Pct:  This value reflects the probability that the parent will decay by the named mode.

Source:  This is the source of the decay mode and percent data, usually TORI_2 or JEFF-20.  If not, it reflects the reason for an assumed value.

Daughter:  The daughter is the isotope that emerges from the decay process, or the isomer that emerges when the decay mode ends with “-m”.

Yield_Matrix table

The initial yields provide the probabilities that a given nuclide (fission fragment) will emerge when a fuel atom splits.  The sum of the probabilities should be 2.000 because two nuclei emerge from each fission.  However, probabilities should always add up to 1.000.  Since we don’t want to be harassed by the statistics police we call them yields.

The initial yields from Brookhaven’s Sigma database include data for a few higher energy neutrons, possibly for fusion research.  We do not include these in the Yield_Matrix table.  The matrix is rectangular for ease of processing.  We added some zero-yield nuclides to pad the periphery of the matrix.  We also added other nuclides to complete a decay chain.  (Gaps appeared when we were integrating the decay mode data, especially the “-m” modes.)

FieldData TypeDescription
FuelShort TextIsotope being split
SpeedShort TextNeutron energy
NuclideShort TextFission fragment
YieldDoubleNumber of atoms

Field Descriptions

Fuel This is the nuclide that splits into two fission fragments.  Not all the given fuels will split when hit with a slow neutron.  Hence, this table needs three keys (fuel, speed, and nuclide) to identify each data record uniquely.

Speed: The neutron that initiates fission can be moving fast or slow.  The original data specified energy levels of 0.0253eV or 0.5Mev.  Floating point numbers don’t make good keys, so we called these the Fast and Slow data sets.

Nuclide: This is one of the fragments that emerge from the fission event.

Yield:  This is the probability that the given nuclide is produced.  Yield_Matrix values are less than one atom.  While this is physically impossible, the math works.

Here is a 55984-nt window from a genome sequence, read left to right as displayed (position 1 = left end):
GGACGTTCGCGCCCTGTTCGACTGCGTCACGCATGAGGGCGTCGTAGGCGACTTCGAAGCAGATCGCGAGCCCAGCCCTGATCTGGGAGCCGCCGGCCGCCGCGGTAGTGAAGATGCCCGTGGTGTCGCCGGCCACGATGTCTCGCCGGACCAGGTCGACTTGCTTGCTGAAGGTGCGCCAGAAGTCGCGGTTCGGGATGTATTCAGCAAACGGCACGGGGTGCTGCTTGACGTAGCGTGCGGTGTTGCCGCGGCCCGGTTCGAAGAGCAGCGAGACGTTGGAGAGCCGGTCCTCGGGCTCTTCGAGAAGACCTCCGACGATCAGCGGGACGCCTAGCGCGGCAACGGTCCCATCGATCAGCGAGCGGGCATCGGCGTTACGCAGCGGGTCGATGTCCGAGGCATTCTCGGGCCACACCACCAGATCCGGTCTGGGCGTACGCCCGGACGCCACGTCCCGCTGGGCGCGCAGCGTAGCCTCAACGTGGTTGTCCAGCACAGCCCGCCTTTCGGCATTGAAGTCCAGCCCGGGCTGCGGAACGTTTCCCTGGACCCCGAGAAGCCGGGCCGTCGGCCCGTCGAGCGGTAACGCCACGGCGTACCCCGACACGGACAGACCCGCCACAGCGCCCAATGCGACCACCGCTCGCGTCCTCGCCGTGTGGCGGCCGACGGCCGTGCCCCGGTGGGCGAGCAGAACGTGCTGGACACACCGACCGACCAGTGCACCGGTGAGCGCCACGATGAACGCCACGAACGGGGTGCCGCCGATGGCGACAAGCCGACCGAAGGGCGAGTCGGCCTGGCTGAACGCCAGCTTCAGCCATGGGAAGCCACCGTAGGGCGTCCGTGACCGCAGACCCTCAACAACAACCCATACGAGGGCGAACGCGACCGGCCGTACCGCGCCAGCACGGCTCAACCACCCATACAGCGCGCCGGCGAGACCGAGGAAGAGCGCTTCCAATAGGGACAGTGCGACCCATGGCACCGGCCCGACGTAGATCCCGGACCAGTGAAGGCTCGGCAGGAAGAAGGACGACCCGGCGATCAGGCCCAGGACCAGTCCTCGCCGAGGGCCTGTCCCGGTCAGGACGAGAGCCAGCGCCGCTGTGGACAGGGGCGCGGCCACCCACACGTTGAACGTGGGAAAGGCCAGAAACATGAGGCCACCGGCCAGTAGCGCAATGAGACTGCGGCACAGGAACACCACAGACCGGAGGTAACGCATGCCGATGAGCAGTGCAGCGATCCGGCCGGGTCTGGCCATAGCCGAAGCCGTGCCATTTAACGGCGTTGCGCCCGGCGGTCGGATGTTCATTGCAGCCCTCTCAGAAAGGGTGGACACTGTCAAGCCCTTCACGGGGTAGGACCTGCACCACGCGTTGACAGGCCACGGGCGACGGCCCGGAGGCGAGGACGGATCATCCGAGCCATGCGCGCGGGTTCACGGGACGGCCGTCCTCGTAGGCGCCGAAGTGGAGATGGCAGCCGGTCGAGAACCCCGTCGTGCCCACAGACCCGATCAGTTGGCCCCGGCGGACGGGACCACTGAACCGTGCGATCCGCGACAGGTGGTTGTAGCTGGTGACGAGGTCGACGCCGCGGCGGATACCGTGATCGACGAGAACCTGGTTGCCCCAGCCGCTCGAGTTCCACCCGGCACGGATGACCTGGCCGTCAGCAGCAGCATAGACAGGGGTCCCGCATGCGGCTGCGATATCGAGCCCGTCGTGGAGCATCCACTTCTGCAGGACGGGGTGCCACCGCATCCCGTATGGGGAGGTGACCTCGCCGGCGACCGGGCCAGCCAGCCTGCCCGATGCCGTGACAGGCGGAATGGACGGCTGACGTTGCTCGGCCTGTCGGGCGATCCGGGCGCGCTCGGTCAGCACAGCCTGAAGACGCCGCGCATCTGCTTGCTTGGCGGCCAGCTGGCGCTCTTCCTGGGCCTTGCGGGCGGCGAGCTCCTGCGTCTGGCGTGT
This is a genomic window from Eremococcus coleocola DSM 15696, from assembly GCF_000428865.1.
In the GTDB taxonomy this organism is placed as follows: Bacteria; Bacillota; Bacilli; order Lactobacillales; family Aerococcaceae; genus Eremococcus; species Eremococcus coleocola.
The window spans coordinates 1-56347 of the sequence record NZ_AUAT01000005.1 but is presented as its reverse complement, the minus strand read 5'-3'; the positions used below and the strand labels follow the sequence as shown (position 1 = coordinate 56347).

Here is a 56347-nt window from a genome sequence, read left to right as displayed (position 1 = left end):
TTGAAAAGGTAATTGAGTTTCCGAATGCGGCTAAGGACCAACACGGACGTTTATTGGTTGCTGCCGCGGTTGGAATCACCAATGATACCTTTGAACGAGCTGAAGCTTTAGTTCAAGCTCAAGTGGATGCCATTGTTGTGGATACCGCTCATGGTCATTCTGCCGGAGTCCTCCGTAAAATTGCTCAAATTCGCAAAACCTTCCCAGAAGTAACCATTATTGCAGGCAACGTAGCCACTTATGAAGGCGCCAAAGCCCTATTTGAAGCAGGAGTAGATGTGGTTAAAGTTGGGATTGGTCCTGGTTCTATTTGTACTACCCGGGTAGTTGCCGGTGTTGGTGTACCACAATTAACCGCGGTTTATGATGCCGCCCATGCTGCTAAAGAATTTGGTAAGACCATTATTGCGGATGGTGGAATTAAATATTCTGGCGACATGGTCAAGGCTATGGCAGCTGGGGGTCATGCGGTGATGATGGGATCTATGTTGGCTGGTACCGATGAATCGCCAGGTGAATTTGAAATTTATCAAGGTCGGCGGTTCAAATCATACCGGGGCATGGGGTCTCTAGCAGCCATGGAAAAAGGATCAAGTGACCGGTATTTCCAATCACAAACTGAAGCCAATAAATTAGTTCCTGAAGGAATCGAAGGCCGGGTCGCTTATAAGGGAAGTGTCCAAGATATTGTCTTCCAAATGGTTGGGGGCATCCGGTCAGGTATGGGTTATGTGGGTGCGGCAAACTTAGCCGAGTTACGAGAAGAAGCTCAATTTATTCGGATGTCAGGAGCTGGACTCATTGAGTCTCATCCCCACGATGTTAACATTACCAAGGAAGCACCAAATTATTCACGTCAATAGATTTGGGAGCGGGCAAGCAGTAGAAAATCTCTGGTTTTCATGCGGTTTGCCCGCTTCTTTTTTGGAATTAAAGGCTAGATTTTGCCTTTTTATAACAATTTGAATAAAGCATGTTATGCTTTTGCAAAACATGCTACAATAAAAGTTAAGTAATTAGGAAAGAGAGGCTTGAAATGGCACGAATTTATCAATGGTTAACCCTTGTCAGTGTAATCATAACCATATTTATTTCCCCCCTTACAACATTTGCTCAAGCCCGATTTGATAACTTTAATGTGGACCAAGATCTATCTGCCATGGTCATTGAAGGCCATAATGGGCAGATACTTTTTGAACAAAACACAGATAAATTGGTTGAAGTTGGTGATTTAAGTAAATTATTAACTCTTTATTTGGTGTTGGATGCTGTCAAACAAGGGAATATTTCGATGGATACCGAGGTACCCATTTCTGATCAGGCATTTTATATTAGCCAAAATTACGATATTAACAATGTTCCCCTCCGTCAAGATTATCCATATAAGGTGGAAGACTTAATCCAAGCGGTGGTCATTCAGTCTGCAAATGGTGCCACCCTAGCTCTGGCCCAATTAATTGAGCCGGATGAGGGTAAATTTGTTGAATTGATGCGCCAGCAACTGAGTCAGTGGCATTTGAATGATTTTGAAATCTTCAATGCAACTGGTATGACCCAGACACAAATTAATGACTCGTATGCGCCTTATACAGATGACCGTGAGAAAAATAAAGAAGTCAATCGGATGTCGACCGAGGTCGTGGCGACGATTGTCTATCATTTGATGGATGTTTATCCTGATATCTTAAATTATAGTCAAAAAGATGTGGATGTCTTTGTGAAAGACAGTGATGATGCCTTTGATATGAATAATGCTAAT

Elements table

This table maps the number of Protons to an element Name (not used) and Symbol.  The symbol is found within the nuclide name.  It is used separately in some charts.

Absorbers data

This table covers fission fragments that have a significant cross-section for capturing thermal (slow) neutrons.  These can rob the reactor of some of the neutrons it needs to continue the chain reaction.  For this reason, another name for these isotopes is neutron poisons.  In addition, this table includes the stable isotopes of some lighter elements.

Field NameData TypeDescription
NuclideShort textNeutron absorber
Abs_xsDoubleCross section barns
SourceShort textBarns source

Note that the name of the field is Abs_xs, where abs is short for absorption.  Some references use absorb and capture ambiguously.  Fuel nuclei absorb neutrons before they fission.  Here, we limit capture to absorption where fission doesn’t occur.   Capture can lead to instability, and then to the next higher element via transmutation.  In some cases the nucleus simply gets “plumper”.  The element stays the same, for instance 154-Gd becomes 155-Gd.  Both of these are stable.  Some references still call this “transmutation”, but we don’t.

New Capture Table: LocalHLE

The Absorbers table once had a field called HLEsec, the half-life equivalent for an isotope when the fuel was 235-U.  Since then, we made the HLE values dependent on (local to) the fuel.  The absorbers table is no longer used in the IFFY code.  It did, along with the Fuel_Barns (below), provide the local HLEsec values.  It still provides the Class value in the View235QC download, for charts and other analysis.

FieldData typeDescription
NuclideShort text (10)Fission fragment: Neutron poison (absorb barns >0)
FuelShort text (10)Actinide
HLEsecDoubleHalf-life Equivalent in seconds

Fuel_Barns data (in development)

This table includes fission cross-sections in addition to capture cross-sections.  Cross-section data are available for some minor nuclear reactions, and we may include some of these at a later date.  For example, the n,2n reaction creates 232-U in a Thorium fueled reactor.  232-U is basically a contaminant, but is not entirely bad.  It has a minor role in non-proliferation.

Field NameData TypeDescription
IDIntegerPrimary Key
NuclideShort textFuel isotope
RegionShort textConditions
SourceShort textData source

The new field here is the Region, which describes the conditions under which the barns values were developed.  Here, the primary distinction is between slow (thermal) and fast neutrons.  Some data exist for the region between, called epi-thermal.  These would be useful in a more detailed simulation.  The other regions define different ways of measuring neutron energy.